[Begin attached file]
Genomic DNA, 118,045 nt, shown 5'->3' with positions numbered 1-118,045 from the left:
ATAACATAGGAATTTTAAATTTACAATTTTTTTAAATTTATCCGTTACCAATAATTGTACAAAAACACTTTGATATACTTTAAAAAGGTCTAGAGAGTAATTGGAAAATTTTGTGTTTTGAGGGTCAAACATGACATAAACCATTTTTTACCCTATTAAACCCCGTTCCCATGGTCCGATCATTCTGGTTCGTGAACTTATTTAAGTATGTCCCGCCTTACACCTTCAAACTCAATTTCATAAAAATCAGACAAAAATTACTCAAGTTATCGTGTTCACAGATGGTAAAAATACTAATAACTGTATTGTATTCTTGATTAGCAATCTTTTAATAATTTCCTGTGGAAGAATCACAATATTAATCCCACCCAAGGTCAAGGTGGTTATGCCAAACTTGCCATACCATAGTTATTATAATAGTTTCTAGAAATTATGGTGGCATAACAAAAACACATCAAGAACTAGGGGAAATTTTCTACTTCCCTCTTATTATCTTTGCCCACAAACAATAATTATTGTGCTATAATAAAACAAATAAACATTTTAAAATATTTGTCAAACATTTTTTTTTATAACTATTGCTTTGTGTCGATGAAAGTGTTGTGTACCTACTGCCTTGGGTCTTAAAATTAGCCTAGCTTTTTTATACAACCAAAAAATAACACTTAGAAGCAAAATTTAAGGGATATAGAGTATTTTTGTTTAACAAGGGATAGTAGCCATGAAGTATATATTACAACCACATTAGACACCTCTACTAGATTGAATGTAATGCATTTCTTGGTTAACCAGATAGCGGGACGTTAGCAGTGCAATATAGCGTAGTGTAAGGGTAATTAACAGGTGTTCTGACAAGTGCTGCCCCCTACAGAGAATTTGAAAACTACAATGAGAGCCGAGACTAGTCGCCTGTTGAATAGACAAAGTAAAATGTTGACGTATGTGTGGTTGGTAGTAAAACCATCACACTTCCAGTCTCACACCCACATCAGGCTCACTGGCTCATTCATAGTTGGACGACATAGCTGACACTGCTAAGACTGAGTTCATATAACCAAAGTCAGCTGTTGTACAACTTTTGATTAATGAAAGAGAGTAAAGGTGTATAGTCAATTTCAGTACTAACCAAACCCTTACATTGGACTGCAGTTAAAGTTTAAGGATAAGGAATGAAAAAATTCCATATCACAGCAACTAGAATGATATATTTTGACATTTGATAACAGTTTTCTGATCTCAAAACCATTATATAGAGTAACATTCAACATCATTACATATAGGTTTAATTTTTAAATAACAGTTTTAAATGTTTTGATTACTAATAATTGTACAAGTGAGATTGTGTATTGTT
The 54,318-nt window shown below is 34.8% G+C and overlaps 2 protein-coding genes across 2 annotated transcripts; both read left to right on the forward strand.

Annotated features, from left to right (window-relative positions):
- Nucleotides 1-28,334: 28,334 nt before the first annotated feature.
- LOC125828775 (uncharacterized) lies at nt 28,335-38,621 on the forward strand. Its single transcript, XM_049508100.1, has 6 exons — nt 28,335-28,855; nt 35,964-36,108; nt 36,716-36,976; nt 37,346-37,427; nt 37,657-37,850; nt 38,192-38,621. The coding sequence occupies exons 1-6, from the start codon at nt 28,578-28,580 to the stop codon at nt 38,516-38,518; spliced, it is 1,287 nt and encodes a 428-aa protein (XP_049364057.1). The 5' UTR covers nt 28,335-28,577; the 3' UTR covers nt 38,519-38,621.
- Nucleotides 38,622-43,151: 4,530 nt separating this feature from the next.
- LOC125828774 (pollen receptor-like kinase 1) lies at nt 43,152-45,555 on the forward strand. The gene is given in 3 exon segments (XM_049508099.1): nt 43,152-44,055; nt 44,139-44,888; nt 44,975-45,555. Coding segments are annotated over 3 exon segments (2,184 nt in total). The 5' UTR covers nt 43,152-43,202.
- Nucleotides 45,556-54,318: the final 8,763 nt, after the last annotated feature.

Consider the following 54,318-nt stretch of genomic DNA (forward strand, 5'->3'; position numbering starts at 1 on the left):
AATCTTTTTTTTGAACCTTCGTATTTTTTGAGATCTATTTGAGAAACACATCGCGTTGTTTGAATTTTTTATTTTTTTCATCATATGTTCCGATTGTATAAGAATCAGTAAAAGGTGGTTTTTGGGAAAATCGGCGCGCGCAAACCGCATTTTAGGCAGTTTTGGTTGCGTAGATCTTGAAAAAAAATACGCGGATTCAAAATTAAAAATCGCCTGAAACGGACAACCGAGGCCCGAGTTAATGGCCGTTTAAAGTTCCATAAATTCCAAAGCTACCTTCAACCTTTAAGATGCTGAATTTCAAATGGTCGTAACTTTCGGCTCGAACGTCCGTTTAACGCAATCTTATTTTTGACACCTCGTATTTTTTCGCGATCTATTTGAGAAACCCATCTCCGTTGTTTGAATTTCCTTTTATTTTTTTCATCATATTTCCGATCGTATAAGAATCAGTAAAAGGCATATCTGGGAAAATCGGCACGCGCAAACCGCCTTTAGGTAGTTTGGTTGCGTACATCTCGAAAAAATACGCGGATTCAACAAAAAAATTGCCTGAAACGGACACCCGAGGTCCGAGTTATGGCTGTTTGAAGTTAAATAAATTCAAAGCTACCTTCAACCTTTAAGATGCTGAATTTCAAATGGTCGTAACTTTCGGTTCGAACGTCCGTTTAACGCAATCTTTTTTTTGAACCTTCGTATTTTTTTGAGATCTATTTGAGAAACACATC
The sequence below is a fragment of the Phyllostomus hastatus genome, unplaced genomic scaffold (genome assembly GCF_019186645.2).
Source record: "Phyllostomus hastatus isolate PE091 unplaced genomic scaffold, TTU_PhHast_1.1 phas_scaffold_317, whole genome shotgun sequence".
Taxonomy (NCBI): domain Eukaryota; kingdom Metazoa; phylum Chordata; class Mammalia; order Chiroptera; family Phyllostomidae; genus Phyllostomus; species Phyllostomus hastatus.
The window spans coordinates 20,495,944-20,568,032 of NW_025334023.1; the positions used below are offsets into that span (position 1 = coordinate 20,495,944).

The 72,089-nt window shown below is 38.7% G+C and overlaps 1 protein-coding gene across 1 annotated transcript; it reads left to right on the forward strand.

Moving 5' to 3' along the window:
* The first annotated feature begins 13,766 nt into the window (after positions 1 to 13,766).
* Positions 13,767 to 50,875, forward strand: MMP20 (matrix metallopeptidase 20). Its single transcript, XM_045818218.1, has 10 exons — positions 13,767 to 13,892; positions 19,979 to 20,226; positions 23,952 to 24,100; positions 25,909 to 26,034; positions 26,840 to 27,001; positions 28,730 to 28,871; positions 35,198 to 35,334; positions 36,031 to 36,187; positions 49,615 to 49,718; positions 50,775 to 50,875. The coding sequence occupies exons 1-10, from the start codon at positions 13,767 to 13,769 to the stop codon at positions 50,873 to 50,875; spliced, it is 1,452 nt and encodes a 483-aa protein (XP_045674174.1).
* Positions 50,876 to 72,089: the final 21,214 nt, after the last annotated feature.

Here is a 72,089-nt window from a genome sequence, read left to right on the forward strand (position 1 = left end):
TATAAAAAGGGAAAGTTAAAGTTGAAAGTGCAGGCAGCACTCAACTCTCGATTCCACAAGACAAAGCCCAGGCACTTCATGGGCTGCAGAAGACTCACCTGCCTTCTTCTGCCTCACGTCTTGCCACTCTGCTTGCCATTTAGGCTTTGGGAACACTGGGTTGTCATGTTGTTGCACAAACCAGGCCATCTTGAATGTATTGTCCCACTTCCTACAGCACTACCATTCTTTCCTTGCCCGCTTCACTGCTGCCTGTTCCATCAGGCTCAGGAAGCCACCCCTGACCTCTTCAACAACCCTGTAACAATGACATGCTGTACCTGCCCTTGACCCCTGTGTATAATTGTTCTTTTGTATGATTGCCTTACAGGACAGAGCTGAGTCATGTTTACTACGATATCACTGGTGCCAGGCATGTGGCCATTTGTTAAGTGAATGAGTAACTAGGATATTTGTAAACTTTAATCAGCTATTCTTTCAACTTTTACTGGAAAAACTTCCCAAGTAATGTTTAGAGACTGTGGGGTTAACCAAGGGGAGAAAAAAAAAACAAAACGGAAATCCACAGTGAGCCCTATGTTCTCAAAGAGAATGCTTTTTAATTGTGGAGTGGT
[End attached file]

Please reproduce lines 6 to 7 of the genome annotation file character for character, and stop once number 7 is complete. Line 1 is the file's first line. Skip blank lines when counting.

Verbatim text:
- LOC125828775 (uncharacterized) lies at nt 28,335-38,621 on the forward strand. Its single transcript, XM_049508100.1, has 6 exons — nt 28,335-28,855; nt 35,964-36,108; nt 36,716-36,976; nt 37,346-37,427; nt 37,657-37,850; nt 38,192-38,621. The coding sequence occupies exons 1-6, from the start codon at nt 28,578-28,580 to the stop codon at nt 38,516-38,518; spliced, it is 1,287 nt and encodes a 428-aa protein (XP_049364057.1). The 5' UTR covers nt 28,335-28,577; the 3' UTR covers nt 38,519-38,621.
- Nucleotides 38,622-43,151: 4,530 nt separating this feature from the next.